Young people ‘don’t have support’ to pursue science careers

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By Clare Wiley 

Many young people think they wouldn’t be able to secure a job in science, new research has revealed.

A survey of 2,500 16- to 24-year-olds in the UK has found that science is considered the most interesting subject area – but six in 10 students feel they don’t have the support to pursue a career in science or medicine.

The survey also showed that young people have altruistic ambitions, with more than half saying they hope to find a job that contributes positively to society.

Science, medicine and medical discovery were ranked in the top five careers that contribute the most to society (alongside teaching, emergency services and allied health professions), But disappointingly, 57% of respondents had never been encouraged to take higher studies or pursue a career in science or medicine.

And despite generation Z being referred to as the ‘selfie generation’, the research also showed that young people would rather find a cure for cancer than become famous. Yet 1 in 5 said they don’t have confidence in their abilities to succeed.

The findings have prompted calls for the industry to do more to support young people, particularly in STEM.

Richard Erwin, UK general manager at medical biotech firm Roche, said: “With heightened post-Brexit anxieties and the shortage of skills in the life sciences sector, it is even more critical that we support the next generation of home-grown talent to ensure that British science remains world class – the future of UK healthcare innovation depends on it.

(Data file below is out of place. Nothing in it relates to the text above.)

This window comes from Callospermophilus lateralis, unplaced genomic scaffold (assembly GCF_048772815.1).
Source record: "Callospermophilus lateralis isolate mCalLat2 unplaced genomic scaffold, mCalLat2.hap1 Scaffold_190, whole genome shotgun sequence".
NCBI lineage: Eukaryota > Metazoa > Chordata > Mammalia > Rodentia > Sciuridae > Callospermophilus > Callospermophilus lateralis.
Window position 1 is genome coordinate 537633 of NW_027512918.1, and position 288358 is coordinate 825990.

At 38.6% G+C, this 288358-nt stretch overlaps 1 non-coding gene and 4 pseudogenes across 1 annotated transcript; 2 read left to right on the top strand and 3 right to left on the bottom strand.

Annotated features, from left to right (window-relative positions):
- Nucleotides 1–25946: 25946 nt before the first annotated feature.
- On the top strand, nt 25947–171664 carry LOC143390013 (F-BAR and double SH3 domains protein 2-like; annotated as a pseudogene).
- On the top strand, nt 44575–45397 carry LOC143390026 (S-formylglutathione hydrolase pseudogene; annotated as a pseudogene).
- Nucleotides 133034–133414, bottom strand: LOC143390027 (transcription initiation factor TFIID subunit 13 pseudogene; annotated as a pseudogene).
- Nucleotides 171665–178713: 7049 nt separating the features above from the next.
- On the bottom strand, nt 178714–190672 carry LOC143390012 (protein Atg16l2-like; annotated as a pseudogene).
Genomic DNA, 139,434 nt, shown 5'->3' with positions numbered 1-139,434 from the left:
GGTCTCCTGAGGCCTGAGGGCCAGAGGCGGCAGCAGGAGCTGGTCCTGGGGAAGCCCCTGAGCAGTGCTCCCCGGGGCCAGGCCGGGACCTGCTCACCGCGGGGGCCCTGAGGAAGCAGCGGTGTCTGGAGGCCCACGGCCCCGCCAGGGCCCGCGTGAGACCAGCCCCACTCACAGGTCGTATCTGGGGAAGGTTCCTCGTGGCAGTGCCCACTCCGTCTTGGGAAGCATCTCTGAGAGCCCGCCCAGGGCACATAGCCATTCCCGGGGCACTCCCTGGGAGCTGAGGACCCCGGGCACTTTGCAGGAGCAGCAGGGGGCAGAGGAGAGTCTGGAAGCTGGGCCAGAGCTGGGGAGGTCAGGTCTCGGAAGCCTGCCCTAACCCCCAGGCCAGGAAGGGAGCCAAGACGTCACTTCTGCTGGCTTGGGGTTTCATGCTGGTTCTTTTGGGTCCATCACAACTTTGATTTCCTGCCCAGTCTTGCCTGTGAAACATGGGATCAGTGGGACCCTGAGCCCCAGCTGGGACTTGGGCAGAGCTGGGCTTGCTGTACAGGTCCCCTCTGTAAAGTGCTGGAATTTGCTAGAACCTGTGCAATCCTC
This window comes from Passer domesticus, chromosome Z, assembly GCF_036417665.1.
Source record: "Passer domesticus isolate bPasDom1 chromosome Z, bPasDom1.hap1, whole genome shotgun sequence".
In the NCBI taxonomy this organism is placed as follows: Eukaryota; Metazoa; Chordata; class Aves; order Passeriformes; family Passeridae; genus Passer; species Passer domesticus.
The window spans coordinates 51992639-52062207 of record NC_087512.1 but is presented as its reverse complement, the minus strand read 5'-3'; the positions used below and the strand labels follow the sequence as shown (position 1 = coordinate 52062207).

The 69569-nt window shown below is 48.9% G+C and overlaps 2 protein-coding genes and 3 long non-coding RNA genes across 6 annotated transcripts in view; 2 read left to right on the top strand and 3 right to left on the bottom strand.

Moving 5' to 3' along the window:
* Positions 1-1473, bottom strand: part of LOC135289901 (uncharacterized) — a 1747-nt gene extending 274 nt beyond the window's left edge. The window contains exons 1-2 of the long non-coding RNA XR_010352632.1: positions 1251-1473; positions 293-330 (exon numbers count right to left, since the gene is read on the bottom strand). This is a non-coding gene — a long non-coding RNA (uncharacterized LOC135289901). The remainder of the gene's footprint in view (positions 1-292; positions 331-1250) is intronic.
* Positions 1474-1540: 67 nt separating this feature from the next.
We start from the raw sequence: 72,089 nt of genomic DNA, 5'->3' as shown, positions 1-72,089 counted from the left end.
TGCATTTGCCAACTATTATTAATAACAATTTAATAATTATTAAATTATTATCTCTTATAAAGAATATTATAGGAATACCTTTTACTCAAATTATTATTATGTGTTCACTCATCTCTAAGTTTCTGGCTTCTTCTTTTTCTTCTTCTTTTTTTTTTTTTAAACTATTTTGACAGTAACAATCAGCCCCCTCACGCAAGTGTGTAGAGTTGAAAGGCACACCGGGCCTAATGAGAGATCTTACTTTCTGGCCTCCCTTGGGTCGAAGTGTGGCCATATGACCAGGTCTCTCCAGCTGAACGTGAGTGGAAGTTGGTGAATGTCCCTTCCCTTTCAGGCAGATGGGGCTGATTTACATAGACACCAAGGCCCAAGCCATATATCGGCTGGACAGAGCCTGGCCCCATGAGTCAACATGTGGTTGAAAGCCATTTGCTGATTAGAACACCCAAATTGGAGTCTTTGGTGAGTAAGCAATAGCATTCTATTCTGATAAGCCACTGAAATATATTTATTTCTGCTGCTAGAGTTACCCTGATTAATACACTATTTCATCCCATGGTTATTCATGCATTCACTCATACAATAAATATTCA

“We’re excited that young people are passionate about science, share our goal to cure cancer and make a meaningful difference to society. The industry has a duty to address the gap in STEM (Science, Technology, Engineering, Maths) uptake, including the misconception that you need to have a particular set of skills to pursue a career in this industry.”

The research was announced at the annual GenerationeXt science fair, opened by anthropologist and broadcaster Professor Alice Roberts, in collaboration with Roche.

Professor Roberts said:  “Careers in science and technology are so varied, so creative and offer so much potential to really make a difference to people’s lives. It’s a great shame if young people are turned off by misconceptions about what is really a gloriously diverse range of different subjects and disciplines, by negative stereotypes, and by ideas that science ‘isn’t for them’.”

Reasons for not pursuing a career in science or medicine included feeling that it’s too complicated (31%), not feeling clever enough (22%), not choosing the right core subjects early on (22%) and being told by others that it doesn’t suit their skill set (26%).

The research also revealed the pressures and anxieties felt by young people: a massive 80% of 17-year-olds worry about finding a job in the future. 60% worrying about too much competition and 31% worrying about the impact of the current economic and political climate on their prospects. 

Image credit: Pixabay



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